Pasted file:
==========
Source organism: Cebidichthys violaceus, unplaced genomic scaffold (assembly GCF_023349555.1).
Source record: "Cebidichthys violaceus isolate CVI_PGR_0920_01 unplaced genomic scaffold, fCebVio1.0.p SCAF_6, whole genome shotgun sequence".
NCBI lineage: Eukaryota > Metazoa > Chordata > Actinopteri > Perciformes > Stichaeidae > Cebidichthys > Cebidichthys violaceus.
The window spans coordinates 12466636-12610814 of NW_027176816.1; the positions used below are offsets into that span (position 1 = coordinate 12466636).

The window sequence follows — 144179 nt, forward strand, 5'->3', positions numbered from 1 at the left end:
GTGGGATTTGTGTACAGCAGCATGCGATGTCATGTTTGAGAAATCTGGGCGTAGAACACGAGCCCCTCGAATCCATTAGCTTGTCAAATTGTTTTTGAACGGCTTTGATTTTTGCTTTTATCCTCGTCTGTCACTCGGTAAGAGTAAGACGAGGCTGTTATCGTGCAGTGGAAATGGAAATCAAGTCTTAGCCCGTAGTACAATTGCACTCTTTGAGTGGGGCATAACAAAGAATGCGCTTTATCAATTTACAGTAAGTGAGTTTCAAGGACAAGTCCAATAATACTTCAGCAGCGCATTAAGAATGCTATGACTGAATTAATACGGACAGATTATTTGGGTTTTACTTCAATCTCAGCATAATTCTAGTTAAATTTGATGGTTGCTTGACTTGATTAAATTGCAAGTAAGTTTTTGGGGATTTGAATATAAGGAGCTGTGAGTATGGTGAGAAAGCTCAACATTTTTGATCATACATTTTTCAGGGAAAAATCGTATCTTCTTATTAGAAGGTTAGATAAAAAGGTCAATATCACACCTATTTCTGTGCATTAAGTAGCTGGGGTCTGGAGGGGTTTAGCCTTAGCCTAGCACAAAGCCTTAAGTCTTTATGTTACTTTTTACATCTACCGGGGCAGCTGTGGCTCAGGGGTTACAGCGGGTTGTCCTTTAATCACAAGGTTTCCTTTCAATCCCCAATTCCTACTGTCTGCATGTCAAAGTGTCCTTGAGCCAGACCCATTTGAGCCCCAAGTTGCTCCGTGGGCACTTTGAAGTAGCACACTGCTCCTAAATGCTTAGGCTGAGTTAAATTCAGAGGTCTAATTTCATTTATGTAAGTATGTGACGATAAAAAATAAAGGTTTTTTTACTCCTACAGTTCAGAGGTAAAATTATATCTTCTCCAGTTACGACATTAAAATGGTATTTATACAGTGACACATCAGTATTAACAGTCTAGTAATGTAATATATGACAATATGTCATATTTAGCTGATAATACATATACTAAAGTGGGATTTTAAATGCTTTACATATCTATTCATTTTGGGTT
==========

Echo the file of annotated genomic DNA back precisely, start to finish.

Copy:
Source organism: Cebidichthys violaceus, unplaced genomic scaffold (assembly GCF_023349555.1).
Source record: "Cebidichthys violaceus isolate CVI_PGR_0920_01 unplaced genomic scaffold, fCebVio1.0.p SCAF_6, whole genome shotgun sequence".
NCBI lineage: Eukaryota > Metazoa > Chordata > Actinopteri > Perciformes > Stichaeidae > Cebidichthys > Cebidichthys violaceus.
The window spans coordinates 12466636-12610814 of NW_027176816.1; the positions used below are offsets into that span (position 1 = coordinate 12466636).

The window sequence follows — 144179 nt, forward strand, 5'->3', positions numbered from 1 at the left end:
GTGGGATTTGTGTACAGCAGCATGCGATGTCATGTTTGAGAAATCTGGGCGTAGAACACGAGCCCCTCGAATCCATTAGCTTGTCAAATTGTTTTTGAACGGCTTTGATTTTTGCTTTTATCCTCGTCTGTCACTCGGTAAGAGTAAGACGAGGCTGTTATCGTGCAGTGGAAATGGAAATCAAGTCTTAGCCCGTAGTACAATTGCACTCTTTGAGTGGGGCATAACAAAGAATGCGCTTTATCAATTTACAGTAAGTGAGTTTCAAGGACAAGTCCAATAATACTTCAGCAGCGCATTAAGAATGCTATGACTGAATTAATACGGACAGATTATTTGGGTTTTACTTCAATCTCAGCATAATTCTAGTTAAATTTGATGGTTGCTTGACTTGATTAAATTGCAAGTAAGTTTTTGGGGATTTGAATATAAGGAGCTGTGAGTATGGTGAGAAAGCTCAACATTTTTGATCATACATTTTTCAGGGAAAAATCGTATCTTCTTATTAGAAGGTTAGATAAAAAGGTCAATATCACACCTATTTCTGTGCATTAAGTAGCTGGGGTCTGGAGGGGTTTAGCCTTAGCCTAGCACAAAGCCTTAAGTCTTTATGTTACTTTTTACATCTACCGGGGCAGCTGTGGCTCAGGGGTTACAGCGGGTTGTCCTTTAATCACAAGGTTTCCTTTCAATCCCCAATTCCTACTGTCTGCATGTCAAAGTGTCCTTGAGCCAGACCCATTTGAGCCCCAAGTTGCTCCGTGGGCACTTTGAAGTAGCACACTGCTCCTAAATGCTTAGGCTGAGTTAAATTCAGAGGTCTAATTTCATTTATGTAAGTATGTGACGATAAAAAATAAAGGTTTTTTTACTCCTACAGTTCAGAGGTAAAATTATATCTTCTCCAGTTACGACATTAAAATGGTATTTATACAGTGACACATCAGTATTAACAGTCTAGTAATGTAATATATGACAATATGTCATATTTAGCTGATAATACATATACTAAAGTGGGATTTTAAATGCTTTACATATCTATTCATTTTGGGTT